Today, Budi walks us through a refresher and brief overview of server JSP programming. Today's portion covers JavaServer Pages (JSP), with a thorough overview of JavaBeans and Tags. This excerpt comes from chapter one of JavaServer Faces Programming, by Budi Kurniawan (McGraw-Hill/Osborne, ISBN 0-07-222983-7, 2004).
Using JavaBeans allows you to separate the presentation part of a JSP page from the Java code. However, only three action elements—jsp:useBean, jsp:getProperty, and jsp:setProperty—are available for accessing a bean. Therefore in some situations, we need to resort to using code in a JSP page. In other words, in many cases, JavaBeans do not offer complete separation of presentation and business rule implementation.
Also, JavaBeans are designed with reusability in mind, meaning that using a bean to output HTML tags directly is not recommended. Outputting HTML tags from a bean makes the bean usable only from a certain page.
In recognition of the imperfection of JavaBeans as a solution to separation of presentation and business rule implementation, JSP 1.1 defined a new feature: custom tags that can be used to perform custom actions. For example, the following JSP page uses custom tags:
As you can see, the JSP page above is free from Java code. On the first line, you declare that you are using a custom tag in the JSP page, and on the seventh line, you use the custom tag itself. The result output by the <c:myTag/> tag depends on the Java class associated with the custom tag.
Understanding how to use and develop custom tags is important in developing JSF applications, because, in fact, JSF uses custom tags extensively.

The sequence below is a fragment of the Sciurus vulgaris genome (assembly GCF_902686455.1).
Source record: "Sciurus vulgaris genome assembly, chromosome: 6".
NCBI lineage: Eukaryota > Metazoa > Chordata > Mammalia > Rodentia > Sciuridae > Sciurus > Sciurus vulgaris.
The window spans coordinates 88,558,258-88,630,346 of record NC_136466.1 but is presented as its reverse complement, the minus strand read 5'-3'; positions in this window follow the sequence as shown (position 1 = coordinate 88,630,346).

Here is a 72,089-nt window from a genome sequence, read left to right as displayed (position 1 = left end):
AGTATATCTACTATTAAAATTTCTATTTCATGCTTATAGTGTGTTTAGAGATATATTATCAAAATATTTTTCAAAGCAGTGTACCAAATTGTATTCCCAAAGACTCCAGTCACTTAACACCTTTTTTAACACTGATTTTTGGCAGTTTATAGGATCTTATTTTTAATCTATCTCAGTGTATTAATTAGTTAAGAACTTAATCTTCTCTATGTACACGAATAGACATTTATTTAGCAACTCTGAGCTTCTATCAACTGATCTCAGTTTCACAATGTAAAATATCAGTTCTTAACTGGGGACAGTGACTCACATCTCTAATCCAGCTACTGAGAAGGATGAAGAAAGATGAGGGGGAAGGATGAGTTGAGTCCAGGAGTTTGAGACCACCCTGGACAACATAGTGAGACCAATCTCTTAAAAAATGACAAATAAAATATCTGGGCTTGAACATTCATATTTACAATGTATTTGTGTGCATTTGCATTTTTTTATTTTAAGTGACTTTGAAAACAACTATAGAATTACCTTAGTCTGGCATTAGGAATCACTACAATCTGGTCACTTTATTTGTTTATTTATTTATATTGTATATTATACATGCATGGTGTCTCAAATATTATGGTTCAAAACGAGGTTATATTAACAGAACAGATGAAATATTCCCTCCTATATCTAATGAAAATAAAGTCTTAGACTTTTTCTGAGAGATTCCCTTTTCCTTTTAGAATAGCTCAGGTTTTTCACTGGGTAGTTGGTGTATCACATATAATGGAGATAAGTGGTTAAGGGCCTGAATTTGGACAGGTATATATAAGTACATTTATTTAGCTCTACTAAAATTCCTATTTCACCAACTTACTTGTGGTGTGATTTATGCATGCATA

To use custom tags, you must develop a custom tag library. We will examine the process of creating custom tag libraries and using them from JSP pages in detail. But first, we’ll take a look at the differences between JavaBeans and custom tags.
Comparing Custom Tags with JavaBeans
Compared to JavaBeans, custom tags offer some advantages:
Custom tags have access to all the objects available to JSP pages.
Custom tags can be customized using attributes.
However, custom tags have the disadvantage of being slightly harder to build and use than JavaBeans. Sometimes, JavaBeans are preferable because of their reusability. There is no hard-and-fast rule governing whether to use JavaBeans or custom tags. You often need to decide which one to use based on the particular project’s specifications.
Remember: This is part two of the first chapter of JavaServer Faces Programming, by Budi Kurniawan (McGraw-Hill/Osborne, ISBN 0-07-222983). Stay tuned for more chapters of developer books from McGraw-Hill/Osborne. Buy this book!